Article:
InnoDB is a special case among MySQL storage engines because they have clustered indexes, which means surrogate keys have to be treated differently in InnoDB. This article gives a quick overview of clustered indexes, and explains why they make it even more important to do careful analysis before making decisions about surrogate keys on InnoDB tables.
Overview of clustered indexes in MySQL
A clustered index is just like any other index, except the index holds the data itself, in index order. That is, the index’s leaf nodes are the rows of the table, and the rows are sorted by the index. Because the rows are sorted by the index, there can be only one clustered index per table.
This means when a query uses an index seek to find a row, the seek moves through the index and lands on the data itself. By contrast, non-clustered indexes store a pointer to the data, and the query must then do a “bookmark lookup” to get to the data.
You probably see now why clustered indexes are important. They can create huge performance increases. Once the query finds the data, it has the data — there’s no need to read through more pages (i.e. wait for the hard disk to respond) and do bookmark lookups to find the data. And since the rows are stored in index order, queries that work with ranges of data can use the clustered index to great effect. For example, if a table’s data is clustered on date, it’s highly efficient to select all rows newer than a certain date. The query just seeks into the index and finds the first row; then everything else in the table is guaranteed to be newer, so the query can blindly read every remaining row.
Clustered indexes in MySQL
MySQL’s storage engines are all different. Only InnoDB offers clustered indexes, and InnoDB makes the primary key the clustered index. This means the choice of primary key is critical to performance on the InnoDB engine, especially as tables become large.
Another important factor is the way InnoDB handles non-clustered (also known as secondary) indexes. Instead of pointing directly to the row, each leaf node in a secondary index contains a tuple from the clustered index (otherwise, maintaining secondary indexes would be extremely expensive in the case of a page split). That means secondary indexes are actually at a slight disadvantage in InnoDB compared to other storage engines, because using the index requires navigating two indexes. It also means the size of each secondary index is dependent on the size of the clustered index.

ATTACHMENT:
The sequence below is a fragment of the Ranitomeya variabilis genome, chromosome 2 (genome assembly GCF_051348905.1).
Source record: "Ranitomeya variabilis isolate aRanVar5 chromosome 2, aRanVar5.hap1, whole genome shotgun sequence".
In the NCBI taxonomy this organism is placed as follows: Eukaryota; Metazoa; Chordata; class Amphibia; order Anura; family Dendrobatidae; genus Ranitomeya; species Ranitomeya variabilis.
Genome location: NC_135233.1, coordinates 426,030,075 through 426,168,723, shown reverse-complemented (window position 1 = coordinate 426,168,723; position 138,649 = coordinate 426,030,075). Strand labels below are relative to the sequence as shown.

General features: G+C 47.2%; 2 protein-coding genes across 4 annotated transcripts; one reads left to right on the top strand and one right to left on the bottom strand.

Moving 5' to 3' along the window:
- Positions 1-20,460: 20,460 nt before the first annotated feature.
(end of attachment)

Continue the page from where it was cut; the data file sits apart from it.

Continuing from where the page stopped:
What does this have to do with surrogate keys? Since MySQL doesn’t allow an
AUTO_INCREMENT column unless it’s part of the primary key, and InnoDB further restricts this to force it to be the primary key, the clustered index is totally wasted on a meaningless number.
Unfortunately, many people seem to instinctively add an
AUTO_INCREMENT column as a primary key by default. Search around the web and you’ll see people frequently giving that advice when telling a beginner how to design tables. Choosing a primary key by examining the data and finding its inherent primary key can help avoid a performance killer.
Exceptions to the rule
There is an important exception to the “avoid surrogate keys” principle. If the table’s primary key is large, the non-clustered indexes are also large, so non-clustered indexes become much less efficient. Not only is a non-clustered index less efficient, the value that results from the non-clustered index’s seek is large too, so navigating the primary key is slower, too. In these cases, using a surrogate key may actually improve performance. It depends on the table.